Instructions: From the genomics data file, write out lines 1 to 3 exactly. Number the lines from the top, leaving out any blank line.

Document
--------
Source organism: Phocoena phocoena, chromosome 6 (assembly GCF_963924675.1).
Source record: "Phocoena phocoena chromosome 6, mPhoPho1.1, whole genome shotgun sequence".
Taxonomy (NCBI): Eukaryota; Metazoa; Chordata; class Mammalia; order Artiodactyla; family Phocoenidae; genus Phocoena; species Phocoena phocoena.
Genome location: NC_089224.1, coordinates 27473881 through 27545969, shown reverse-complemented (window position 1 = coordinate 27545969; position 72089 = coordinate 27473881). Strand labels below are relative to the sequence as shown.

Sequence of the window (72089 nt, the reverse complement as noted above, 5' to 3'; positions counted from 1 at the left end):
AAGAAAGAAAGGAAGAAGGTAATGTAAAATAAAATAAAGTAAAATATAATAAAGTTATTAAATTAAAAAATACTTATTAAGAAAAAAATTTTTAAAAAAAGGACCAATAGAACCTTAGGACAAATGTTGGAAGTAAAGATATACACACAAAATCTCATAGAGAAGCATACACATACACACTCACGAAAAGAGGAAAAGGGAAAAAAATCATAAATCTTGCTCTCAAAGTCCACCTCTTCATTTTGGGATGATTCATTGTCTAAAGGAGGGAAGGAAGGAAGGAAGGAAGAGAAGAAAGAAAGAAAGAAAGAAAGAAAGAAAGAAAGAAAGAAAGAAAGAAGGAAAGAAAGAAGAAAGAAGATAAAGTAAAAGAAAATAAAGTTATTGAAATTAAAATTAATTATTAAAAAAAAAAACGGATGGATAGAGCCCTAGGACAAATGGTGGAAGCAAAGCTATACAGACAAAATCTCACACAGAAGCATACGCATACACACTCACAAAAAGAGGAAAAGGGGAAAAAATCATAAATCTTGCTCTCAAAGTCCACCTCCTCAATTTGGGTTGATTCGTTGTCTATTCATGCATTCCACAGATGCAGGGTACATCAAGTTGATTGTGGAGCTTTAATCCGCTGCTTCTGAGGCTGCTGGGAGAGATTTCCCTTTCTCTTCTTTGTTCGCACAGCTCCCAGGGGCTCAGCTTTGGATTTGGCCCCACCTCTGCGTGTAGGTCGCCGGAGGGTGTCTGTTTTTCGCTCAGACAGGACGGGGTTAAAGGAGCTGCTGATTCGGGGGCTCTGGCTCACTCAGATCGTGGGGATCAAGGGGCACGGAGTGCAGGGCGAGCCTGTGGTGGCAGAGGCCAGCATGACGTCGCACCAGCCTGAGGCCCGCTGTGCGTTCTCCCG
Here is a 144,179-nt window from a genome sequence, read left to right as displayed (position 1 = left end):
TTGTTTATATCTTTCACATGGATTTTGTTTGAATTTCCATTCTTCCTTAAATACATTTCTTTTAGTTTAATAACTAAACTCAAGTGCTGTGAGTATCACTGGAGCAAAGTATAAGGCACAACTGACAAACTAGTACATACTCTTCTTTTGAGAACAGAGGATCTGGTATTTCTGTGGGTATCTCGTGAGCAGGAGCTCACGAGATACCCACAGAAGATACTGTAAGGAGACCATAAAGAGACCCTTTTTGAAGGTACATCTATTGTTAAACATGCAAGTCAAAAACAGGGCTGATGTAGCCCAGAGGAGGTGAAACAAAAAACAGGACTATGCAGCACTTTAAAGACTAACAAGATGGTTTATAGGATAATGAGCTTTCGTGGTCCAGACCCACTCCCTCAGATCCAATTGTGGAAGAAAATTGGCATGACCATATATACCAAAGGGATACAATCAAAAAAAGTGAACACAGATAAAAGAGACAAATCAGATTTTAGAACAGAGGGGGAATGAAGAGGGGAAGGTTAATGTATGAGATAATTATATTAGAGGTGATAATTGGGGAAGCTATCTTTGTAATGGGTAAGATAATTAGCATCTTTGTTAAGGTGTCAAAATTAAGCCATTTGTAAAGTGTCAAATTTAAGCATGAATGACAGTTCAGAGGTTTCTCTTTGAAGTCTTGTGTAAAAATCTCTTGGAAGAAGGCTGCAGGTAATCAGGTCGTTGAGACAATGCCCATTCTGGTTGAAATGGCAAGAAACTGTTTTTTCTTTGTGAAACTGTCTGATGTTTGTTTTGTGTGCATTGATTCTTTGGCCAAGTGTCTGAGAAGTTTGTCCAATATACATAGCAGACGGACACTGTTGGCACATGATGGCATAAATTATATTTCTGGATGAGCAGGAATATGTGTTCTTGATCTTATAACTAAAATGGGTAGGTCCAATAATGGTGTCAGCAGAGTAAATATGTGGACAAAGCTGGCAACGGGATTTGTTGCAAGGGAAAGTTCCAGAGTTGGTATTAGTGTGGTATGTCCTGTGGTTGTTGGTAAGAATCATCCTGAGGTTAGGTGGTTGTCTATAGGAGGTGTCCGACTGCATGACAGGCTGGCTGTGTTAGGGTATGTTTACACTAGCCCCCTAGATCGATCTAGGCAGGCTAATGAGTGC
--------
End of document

Source organism: Phocoena phocoena, chromosome 6 (assembly GCF_963924675.1).
Source record: "Phocoena phocoena chromosome 6, mPhoPho1.1, whole genome shotgun sequence".
Taxonomy (NCBI): Eukaryota; Metazoa; Chordata; class Mammalia; order Artiodactyla; family Phocoenidae; genus Phocoena; species Phocoena phocoena.